Sorry to take this off-topic, Thekla. Have you looked into the possibility of a B12 deficiency? There are many points in this video from the University of Wisconsin, Madison, that I do not agree with; however, this section on taking medication is confirmed in other sources – @11:40 it is said that cholestyramine binds effectively to bile and effectively takes out B12, rendering patients deficient; the drug decreases Intrinsic Factor receptors in ileal mucosa by blocking ileal cell proliferation.Thekla wrote:jimmylegs, How do you feel about the nightshades? I've heard rumblings about them on and off for years and lately cholinesterase inhibitors. I really hate the idea of eliminating chili peppers, etc from my diet. I prefer a modified wahl's/paleo with loads of veggies and grassfed meats including organ meats---they are cheaper! Incidentally, wild/game meats might be an option for those in Eastern Europe and homemade sauerkraut for probiotics! Incidentally, I had difficulty with the sheer quantity of food on the wahls diet. In 6 months, I gained weight and didn't fit in my clothes.
Vitamin B12: New Understanding and Approach to an Old Problem
University of Wisconsin, Madison; Department of Family Medicine physician, Irene Hamrick, MD, discusses Vitamin B-12 deficiency with some tips on diagnosis and treatment.
Back on the topic of Dr. Terry Wahls' protocol…Compliments of Kronk:The following reduce vitamin B12 absorption or availability: metformin, cholestyramine, and omeprazole.
competes with calcium necessary for ileal receptor transport,
reverses with calcium intake
Caspary 1977;Bauman 2000; Gilligan 2002
Cholestyramine (@11:40 "binds effectively to bile and effectively takes out B12, rendering patients deficient; decreases IF receptors in ileal mucosa by blocking ileal cell proliferation"
Coronato A, Glass GB 1973Proc Soc Exp Biol Med. 142:1344
reduces Intrinsic Factor receptors in ileal mucosa by blocking villous cell proliferation
Webb DI, et al. 1968 NEJM 279:845-850
Stopa EG, et al. 1979 Gastroenterology 76;2:309-14
J Altern Complement Med. 2014 May;20(5):347-55. doi: 10.1089/acm.2013.0188. Epub 2014 Jan 29.
A multimodal intervention for patients with secondary progressive multiple sclerosis: feasibility and effect on fatigue.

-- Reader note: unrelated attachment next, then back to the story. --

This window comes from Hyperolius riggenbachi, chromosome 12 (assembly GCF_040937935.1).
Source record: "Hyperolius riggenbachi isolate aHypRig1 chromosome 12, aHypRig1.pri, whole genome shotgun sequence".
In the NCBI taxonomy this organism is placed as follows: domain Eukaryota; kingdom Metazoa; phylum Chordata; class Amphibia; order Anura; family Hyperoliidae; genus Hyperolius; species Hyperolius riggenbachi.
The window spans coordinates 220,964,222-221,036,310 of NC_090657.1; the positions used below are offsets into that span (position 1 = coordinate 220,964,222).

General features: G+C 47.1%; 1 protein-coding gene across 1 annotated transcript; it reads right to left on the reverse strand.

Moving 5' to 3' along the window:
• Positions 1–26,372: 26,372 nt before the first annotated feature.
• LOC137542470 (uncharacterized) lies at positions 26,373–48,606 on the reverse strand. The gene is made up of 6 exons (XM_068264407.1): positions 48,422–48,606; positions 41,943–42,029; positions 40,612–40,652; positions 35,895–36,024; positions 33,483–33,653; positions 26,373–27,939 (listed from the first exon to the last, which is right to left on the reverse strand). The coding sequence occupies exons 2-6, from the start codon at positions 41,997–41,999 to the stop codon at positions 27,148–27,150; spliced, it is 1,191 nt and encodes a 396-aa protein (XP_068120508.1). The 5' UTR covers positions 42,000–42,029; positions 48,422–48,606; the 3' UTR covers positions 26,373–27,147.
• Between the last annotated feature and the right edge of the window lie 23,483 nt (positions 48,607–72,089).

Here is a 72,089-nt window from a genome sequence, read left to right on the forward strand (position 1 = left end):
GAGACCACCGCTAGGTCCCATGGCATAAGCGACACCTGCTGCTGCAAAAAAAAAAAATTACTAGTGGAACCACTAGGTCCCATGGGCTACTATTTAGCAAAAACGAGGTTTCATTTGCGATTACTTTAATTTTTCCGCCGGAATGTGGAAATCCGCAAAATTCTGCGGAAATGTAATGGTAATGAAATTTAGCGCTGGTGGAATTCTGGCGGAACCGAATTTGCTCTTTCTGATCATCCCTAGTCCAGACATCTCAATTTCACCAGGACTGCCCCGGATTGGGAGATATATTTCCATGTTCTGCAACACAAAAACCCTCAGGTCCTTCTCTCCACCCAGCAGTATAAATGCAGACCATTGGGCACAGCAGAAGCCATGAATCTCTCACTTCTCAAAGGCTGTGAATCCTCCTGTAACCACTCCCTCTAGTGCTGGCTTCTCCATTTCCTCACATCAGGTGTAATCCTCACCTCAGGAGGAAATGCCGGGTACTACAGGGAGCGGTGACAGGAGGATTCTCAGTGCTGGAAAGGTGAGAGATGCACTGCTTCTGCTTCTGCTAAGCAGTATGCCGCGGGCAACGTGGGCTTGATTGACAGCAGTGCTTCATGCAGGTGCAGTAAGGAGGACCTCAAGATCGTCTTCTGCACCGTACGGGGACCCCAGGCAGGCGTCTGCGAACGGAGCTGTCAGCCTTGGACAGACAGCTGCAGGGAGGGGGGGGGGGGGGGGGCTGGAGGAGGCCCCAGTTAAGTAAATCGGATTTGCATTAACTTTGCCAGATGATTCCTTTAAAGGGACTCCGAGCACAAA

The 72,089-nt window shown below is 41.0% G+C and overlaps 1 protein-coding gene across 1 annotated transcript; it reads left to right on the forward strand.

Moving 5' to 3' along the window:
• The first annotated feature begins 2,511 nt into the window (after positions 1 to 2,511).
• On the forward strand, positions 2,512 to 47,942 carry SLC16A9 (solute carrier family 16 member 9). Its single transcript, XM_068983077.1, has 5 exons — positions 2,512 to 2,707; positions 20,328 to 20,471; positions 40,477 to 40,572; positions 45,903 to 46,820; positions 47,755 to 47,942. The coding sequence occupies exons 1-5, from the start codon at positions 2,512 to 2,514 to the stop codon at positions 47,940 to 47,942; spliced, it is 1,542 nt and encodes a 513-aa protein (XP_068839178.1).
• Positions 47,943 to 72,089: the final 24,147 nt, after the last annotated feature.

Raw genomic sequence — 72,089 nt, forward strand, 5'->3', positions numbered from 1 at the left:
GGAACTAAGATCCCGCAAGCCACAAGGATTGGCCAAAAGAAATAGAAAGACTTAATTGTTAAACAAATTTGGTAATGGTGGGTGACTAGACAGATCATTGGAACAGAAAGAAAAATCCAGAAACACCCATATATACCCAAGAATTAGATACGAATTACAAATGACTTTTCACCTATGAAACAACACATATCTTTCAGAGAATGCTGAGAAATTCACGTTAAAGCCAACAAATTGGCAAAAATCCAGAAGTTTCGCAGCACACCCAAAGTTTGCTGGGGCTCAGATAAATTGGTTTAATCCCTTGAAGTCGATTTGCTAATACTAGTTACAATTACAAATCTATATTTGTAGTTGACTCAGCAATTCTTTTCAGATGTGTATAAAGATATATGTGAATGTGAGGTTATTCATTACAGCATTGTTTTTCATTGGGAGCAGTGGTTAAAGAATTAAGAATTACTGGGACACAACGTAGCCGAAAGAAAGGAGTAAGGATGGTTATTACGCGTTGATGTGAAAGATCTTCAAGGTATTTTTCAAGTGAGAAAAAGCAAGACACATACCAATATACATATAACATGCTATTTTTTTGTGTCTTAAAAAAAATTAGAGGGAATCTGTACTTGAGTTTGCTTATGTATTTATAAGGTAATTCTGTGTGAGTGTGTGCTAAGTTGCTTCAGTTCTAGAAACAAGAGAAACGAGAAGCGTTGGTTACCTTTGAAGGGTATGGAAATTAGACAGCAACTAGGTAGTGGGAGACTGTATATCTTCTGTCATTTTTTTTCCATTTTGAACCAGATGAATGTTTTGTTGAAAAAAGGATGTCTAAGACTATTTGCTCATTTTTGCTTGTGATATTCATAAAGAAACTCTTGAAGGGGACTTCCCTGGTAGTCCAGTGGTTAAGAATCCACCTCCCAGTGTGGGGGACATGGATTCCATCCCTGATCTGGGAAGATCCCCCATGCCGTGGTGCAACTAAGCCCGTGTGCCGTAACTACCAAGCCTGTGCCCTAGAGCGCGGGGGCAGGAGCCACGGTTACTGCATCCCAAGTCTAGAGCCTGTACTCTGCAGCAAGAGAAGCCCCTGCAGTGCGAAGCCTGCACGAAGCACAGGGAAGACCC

Bisht B, Darling WG, Grossmann RE, Shivapour ET, Lutgendorf SK, Snetselaar LG, Hall MJ, Zimmerman MB, Wahls TL
University of Iowa College of Liberal Arts and Sciences, University of Iowa, Iowa City, IA
Multiple sclerosis is an autoimmune disease influenced by environmental factors.
The feasibility of a multimodal intervention and its effect on perceived fatigue in patients with secondary progressive multiple sclerosis were assessed.
This was a single-arm, open-label intervention study in an outpatient setting.
A multimodal intervention including a modified paleolithic diet with supplements, stretching, strengthening exercises with electrical stimulation of trunk and lower limb muscles, meditation, and massage was used.
Adherence to each component of the intervention was calculated using daily logs. Side-effects were assessed from a monthly questionnaire and blood analyses. Fatigue was assessed using the Fatigue Severity Scale (FSS). Data were collected at baseline and months 1, 2, 3, 6, 9, and 12.
Ten (10) of 13 subjects who were enrolled in a 2-week run-in phase were eligible to continue in the 12-month main study. Of those 10 subjects, 8 completed the study and 6 subjects fully adhered to the study intervention for 12 months. Over a 12-month period, average adherence to diet exceeded 90% of days, and to exercise/muscle stimulation exceeded 75% of days. Nutritional supplements intake varied among and within subjects. Group daily average duration of meditation was 13.3 minutes and of massage was 7.2 minutes. No adverse side-effects were reported. Group average FSS scores decreased from 5.7 at baseline to 3.32 (p=0.0008) at 12 months.
In this small, uncontrolled pilot study, there was a significant improvement in fatigue in those who completed the study. Given the small sample size and completer rate, further evaluation of this multimodal therapy is warranted.